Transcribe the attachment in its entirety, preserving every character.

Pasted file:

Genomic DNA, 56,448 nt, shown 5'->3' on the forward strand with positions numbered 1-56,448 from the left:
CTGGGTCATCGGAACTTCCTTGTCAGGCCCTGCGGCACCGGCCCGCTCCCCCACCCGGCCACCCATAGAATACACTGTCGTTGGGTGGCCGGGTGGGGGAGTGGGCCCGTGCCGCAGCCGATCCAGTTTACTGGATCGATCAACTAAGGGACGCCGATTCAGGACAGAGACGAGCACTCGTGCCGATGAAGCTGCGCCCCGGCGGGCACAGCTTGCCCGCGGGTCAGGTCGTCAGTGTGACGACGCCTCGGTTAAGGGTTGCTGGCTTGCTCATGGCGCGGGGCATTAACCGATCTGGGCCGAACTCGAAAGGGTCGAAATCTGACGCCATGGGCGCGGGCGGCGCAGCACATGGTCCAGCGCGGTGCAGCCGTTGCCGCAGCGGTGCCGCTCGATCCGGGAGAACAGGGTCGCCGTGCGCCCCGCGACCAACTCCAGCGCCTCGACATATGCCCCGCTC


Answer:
Genomic DNA, 56,448 nt, shown 5'->3' on the forward strand with positions numbered 1-56,448 from the left:
CTGGGTCATCGGAACTTCCTTGTCAGGCCCTGCGGCACCGGCCCGCTCCCCCACCCGGCCACCCATAGAATACACTGTCGTTGGGTGGCCGGGTGGGGGAGTGGGCCCGTGCCGCAGCCGATCCAGTTTACTGGATCGATCAACTAAGGGACGCCGATTCAGGACAGAGACGAGCACTCGTGCCGATGAAGCTGCGCCCCGGCGGGCACAGCTTGCCCGCGGGTCAGGTCGTCAGTGTGACGACGCCTCGGTTAAGGGTTGCTGGCTTGCTCATGGCGCGGGGCATTAACCGATCTGGGCCGAACTCGAAAGGGTCGAAATCTGACGCCATGGGCGCGGGCGGCGCAGCACATGGTCCAGCGCGGTGCAGCCGTTGCCGCAGCGGTGCCGCTCGATCCGGGAGAACAGGGTCGCCGTGCGCCCCGCGACCAACTCCAGCGCCTCGACATATGCCCCGCTC